A trick protects the pathogen from the immune system; © Dmitry Knorre/ panthermedia.net
A previously unknown type of gene regulation involving the malaria pathogen has been discovered by an international team of researchers. Scientists from the University of Würzburg were among the party. It remains to be seen whether the discovery will lead to the development of new drugs.
According to current estimates, there are more than 200 million people worldwide suffering from malaria, and roughly one million die each year from this disease. Symptoms include fever, painful joints, headache, vomiting, and seizures. In more serious cases the patient’s organs are also affected, and the disease is usually fatal if left untreated in such cases. The pathogen Plasmodium falciparum is transmitted by mosquitoes, particularly in tropical and subtropical areas.
There are already a whole range of drugs to treat malaria, but these do not nearly meet all the requirements asked of them. Either they are too expensive for large-scale use in third-world countries or they have side-effects that are too severe, or the pathogens have become resistant to them. So, for this reason, researchers throughout the world are searching for new targets in the pathogen’s development cycle.
At the University of Würzburg, too, research has focused on Plasmodium falciparum for many years at the Center for Infection Research (ZINF). Biochemist Dr. Nicolai Siegel has been running a junior research group there for the last two years; together with scientists from Shanghai and Paris he has now discovered some surprising details in the pathogen’s reproductive cycle. The researchers present their work in the current issue of Nature.
“Malaria pathogens have an extremely effective trick for protecting themselves from being detected and fought by a sufferer’s immune system,” says Nicolai Siegel. Once they have infested the red blood corpuscles of their “victim”, they produce proteins that adhere to the surface of the cells as receptors. The immune system could actually easily detect these and use them as a point of attack.
“But the pathogen has a total of 60 different genes that produce such surface receptors,” explains Siegel. Fifty-nine of these are always inactive, leaving only one active – and the pathogen can switch between them at will. “This makes it so difficult for the immune response.” It is still not known how the pathogen achieves such alternation. The scientific name for this gene family is var genes. And the malaria infection is more or less severe depending on which “family member” is presently active. “We know, for example, that in the cases in which malaria is fatal A-type var genes are expressed particularly strongly,” says Siegel.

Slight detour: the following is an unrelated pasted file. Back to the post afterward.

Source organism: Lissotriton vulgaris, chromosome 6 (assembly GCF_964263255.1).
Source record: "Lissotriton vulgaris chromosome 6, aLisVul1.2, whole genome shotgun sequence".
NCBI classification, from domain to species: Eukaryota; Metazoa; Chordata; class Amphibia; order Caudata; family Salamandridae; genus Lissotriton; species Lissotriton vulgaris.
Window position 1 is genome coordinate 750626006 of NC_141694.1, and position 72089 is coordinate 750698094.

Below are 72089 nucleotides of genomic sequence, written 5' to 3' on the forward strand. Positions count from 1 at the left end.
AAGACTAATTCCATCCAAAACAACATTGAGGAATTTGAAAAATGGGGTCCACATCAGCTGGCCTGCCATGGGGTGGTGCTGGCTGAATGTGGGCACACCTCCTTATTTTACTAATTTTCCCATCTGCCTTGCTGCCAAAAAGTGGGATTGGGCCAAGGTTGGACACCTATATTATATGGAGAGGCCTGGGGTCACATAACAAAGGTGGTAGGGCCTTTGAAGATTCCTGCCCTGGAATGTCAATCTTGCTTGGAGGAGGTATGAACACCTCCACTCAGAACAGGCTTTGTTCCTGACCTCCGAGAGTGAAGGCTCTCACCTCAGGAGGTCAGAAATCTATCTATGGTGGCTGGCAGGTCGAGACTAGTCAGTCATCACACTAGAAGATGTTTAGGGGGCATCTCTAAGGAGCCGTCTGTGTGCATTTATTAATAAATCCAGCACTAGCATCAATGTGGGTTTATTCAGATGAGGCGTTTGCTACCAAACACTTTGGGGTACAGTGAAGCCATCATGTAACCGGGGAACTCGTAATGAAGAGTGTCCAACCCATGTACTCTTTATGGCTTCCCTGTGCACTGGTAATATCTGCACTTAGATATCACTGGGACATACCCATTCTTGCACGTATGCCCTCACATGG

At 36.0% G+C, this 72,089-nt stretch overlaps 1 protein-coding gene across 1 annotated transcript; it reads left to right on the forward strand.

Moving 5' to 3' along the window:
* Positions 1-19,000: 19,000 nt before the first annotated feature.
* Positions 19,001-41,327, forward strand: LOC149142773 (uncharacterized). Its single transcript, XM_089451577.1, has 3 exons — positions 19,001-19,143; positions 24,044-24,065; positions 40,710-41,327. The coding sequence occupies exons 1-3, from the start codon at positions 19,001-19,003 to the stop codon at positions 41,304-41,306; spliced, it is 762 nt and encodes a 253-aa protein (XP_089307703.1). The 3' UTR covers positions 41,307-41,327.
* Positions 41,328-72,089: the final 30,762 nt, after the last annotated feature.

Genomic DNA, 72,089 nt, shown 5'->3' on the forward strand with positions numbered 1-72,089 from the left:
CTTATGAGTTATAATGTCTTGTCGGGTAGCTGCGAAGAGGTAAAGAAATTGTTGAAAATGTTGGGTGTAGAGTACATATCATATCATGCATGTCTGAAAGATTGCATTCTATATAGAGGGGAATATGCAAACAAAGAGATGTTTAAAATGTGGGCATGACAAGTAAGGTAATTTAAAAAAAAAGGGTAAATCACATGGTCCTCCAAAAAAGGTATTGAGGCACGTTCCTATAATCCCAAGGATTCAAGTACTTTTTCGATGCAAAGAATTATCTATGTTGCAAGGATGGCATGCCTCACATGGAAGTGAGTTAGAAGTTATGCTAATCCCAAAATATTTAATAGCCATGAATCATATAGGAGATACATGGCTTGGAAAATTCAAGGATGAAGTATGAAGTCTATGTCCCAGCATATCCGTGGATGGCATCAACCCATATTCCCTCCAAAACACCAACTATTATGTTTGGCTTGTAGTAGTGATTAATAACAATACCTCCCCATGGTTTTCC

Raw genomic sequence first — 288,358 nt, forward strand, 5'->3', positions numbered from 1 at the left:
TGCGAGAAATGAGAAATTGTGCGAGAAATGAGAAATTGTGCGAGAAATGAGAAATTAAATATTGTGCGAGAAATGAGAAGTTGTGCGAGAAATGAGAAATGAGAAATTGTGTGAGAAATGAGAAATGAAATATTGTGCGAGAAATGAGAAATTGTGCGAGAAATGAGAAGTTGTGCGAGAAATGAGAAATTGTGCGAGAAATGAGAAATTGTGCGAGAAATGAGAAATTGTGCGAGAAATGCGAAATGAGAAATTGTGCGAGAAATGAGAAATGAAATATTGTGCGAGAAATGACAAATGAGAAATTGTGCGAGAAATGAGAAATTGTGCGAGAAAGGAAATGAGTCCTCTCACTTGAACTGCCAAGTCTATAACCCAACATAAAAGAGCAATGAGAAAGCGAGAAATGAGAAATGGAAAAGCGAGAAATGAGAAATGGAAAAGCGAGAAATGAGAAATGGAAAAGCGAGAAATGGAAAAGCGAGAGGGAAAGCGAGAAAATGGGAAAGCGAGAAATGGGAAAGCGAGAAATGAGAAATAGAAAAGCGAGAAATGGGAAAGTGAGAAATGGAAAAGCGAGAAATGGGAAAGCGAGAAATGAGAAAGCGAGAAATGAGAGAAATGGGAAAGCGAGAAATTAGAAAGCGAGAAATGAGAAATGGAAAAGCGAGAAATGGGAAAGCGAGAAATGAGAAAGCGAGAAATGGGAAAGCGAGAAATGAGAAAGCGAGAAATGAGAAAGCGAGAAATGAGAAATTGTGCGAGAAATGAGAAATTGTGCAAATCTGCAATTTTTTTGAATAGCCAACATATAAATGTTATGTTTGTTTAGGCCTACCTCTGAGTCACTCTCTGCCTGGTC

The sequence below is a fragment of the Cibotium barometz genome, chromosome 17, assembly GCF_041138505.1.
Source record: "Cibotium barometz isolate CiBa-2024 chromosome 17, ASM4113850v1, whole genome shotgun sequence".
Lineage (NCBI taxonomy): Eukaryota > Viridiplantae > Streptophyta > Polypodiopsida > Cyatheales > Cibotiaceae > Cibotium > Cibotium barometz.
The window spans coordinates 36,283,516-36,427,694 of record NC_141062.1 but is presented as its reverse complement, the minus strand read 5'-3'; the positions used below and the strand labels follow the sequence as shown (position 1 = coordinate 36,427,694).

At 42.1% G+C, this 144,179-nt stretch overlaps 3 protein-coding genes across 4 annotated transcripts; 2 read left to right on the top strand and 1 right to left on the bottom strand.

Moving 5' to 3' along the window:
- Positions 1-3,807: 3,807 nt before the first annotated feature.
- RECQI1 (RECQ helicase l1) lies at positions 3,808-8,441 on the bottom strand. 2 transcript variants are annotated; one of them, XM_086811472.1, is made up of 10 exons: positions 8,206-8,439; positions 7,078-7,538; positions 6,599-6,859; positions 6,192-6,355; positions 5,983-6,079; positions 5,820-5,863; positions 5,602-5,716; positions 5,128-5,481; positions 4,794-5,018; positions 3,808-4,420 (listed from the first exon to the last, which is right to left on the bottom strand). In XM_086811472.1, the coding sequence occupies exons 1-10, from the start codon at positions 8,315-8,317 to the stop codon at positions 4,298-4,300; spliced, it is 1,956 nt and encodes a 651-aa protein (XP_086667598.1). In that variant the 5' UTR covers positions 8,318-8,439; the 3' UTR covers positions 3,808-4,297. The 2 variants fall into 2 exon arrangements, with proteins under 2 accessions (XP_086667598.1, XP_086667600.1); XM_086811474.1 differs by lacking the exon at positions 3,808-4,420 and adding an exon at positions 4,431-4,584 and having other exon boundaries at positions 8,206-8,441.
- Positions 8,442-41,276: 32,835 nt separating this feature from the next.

The research team has now discovered a previously unknown mechanism for how the malaria parasites control this gene family. At the heart of this process is a special exonuclease protein with the scientific name PfRNase II. Exonucleases are enzymes that are called into action whenever the genetic material in a cell in the form of DNA and RNA is copied or degraded. The newly discovered exonuclease performs a very specific role in the malaria pathogen: “We genetically modified it and then noted that a huge number of genes from the var family were upregulated,” explains Siegel. It appears, therefore, that PfRNase II controls the entire group of genes that determine whether a case of malaria will follow a more severe course or prove to be rather mild. To put this another way, a drug to fight malaria should ensure that the newly discovered exonuclease is as active as possible in the pathogen. This would largely silence the genes responsible for its virulence.
The development of the pathogen Plasmodium falciparum in humans is extremely intricate and spans several stages. If a human is bitten by an infected mosquito, malaria pathogens migrate through the bloodstream to the liver in a matter of minutes. There they remain for some time, reproducing asexually. After about a week, they return to the blood and attack the red blood corpuscles, triggering the typical malaria fever spikes in the sufferer.
It is not until the single-celled organisms become stressed that they switch to a new stage in their development. Stress here means that too many of them are moving around inside the bloodstream, the body reacts with an immune response, or a drug launches its attack. In all these situations, some cells switch to sexual reproduction. If the sufferer is bitten again, the cells enter the mosquito and settle in its intestine, where they mature into gametes of different sizes, which in principle are comparable to egg and sperm cells in humans. These merge together, leave the intestine, and, after a further asexual reproductive phase, migrate to the mosquito’s salivary glands. When the mosquito bites another human, the Plasmodium parasites enter the bloodstream again and the game starts over.
MEDICA.de; Source: Julius-Maximilians-Universität Würzburg